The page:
I saw someone else die today.
By the tenth or so time, it's no longer traumatic, if not quite routine. And when someone old dies of natural causes, it does takes away from the tragedy. Death is a part of nature, and we have a tendency to accept all natural things as being good, even if that's not really the case.
In the West, we've secluded death into sanitized, hidden crevices where we can avoid looking at it. With the exception of traffic accidents or the evening news, we've made the collective decision to ignore the terminal endpoint that is approaching all of us - admittedly, for understandable reasons.
And yet there are certain benefits to seeing death - which for me, is still an overwhelmingly surreal experience, fundamentally unreal in the sensorium of the moment.
Death is the great focuser of our lives: it forces us to concentrate on what's most important, and it forces us to remember the value of time. Time is something that's so easy to take for granted, and yet time is the very essence of life itself. What is life, other than a series of present moments?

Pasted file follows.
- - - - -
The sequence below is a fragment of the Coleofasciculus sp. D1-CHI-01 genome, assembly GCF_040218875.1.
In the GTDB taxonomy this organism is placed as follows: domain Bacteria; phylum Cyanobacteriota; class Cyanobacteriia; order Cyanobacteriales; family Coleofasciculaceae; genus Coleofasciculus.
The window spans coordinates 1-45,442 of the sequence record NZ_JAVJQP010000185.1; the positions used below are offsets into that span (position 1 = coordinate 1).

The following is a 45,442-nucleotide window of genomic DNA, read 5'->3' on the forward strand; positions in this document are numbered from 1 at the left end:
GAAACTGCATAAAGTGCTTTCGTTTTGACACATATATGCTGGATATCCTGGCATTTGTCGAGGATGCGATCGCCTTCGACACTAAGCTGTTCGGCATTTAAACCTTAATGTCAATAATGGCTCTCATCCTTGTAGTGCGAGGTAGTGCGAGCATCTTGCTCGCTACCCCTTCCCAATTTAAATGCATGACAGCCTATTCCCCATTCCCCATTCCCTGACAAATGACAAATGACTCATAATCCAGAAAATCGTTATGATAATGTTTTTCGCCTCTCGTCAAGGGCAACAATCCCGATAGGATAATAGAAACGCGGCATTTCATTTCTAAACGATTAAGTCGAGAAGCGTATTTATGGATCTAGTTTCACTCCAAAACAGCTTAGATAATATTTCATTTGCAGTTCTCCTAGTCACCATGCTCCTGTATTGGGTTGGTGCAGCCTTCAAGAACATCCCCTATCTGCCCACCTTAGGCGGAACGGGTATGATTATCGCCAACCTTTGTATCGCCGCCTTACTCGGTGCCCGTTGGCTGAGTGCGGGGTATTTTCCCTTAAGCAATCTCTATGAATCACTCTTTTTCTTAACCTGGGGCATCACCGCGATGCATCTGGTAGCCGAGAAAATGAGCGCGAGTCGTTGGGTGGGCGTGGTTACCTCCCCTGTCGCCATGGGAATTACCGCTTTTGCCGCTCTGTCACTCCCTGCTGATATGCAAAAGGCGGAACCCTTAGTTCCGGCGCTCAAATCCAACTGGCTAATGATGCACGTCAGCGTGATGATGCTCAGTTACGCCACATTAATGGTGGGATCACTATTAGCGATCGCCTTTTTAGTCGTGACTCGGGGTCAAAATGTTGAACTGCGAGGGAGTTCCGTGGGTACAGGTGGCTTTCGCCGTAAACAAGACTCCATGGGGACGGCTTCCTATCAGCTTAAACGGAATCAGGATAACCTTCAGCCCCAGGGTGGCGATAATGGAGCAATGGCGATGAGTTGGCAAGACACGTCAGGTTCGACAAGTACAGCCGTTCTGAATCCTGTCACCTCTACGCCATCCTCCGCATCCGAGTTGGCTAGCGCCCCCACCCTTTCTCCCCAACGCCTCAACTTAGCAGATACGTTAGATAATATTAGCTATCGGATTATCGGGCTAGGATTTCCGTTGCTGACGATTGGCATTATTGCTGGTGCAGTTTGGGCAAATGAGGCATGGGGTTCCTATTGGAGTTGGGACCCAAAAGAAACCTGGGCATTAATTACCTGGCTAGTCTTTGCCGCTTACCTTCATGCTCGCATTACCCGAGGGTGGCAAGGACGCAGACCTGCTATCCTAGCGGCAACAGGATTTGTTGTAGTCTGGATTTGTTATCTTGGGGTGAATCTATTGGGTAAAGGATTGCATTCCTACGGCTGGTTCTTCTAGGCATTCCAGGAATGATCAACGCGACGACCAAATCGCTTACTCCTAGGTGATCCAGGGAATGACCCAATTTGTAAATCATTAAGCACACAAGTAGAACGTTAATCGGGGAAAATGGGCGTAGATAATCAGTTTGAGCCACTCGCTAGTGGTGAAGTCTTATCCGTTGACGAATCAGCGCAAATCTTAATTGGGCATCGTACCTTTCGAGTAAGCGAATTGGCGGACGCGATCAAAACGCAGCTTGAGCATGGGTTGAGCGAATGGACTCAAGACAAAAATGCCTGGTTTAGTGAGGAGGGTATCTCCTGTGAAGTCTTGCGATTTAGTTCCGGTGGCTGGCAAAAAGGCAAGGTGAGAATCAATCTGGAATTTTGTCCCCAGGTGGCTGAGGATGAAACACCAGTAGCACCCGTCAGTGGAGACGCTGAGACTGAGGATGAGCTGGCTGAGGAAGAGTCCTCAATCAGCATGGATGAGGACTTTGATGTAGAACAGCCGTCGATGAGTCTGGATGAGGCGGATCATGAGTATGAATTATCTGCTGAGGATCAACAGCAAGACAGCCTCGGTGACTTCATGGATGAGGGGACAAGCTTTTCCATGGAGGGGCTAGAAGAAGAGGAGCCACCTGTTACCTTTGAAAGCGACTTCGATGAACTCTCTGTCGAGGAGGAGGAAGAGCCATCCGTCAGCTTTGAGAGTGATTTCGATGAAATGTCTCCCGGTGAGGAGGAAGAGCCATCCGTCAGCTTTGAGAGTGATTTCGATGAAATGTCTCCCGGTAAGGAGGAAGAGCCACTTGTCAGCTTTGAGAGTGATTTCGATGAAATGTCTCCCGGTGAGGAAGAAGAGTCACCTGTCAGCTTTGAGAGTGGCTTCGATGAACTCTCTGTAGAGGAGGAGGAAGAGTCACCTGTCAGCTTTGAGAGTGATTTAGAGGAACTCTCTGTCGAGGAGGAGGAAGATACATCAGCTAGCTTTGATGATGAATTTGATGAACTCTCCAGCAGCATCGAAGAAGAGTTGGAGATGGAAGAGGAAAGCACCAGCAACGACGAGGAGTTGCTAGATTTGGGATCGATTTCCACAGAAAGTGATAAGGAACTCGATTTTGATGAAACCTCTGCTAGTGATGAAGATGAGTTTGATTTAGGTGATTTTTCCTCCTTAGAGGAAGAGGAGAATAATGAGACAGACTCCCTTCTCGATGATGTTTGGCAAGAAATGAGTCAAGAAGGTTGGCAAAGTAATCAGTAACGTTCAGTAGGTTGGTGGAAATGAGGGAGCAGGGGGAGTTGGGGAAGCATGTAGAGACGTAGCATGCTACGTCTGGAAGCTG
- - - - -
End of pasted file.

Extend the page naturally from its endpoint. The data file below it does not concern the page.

I remembered today what's really important to me. I remembered the value of the people I love and the things I love doing, and I was grateful for that. I was grateful for the fall colours of the leaves I saw through the window of my gym, for my own strength and vitality, and for my own relative youth, even if it is quickly fading.
It's not a form of nihilism to meditate on your own impending annihilation. If anything, it is an offering, a realization of the miracle that is conscious experience, and an appreciation for the time that we have already had.
people I admire
Bret Easton Ellis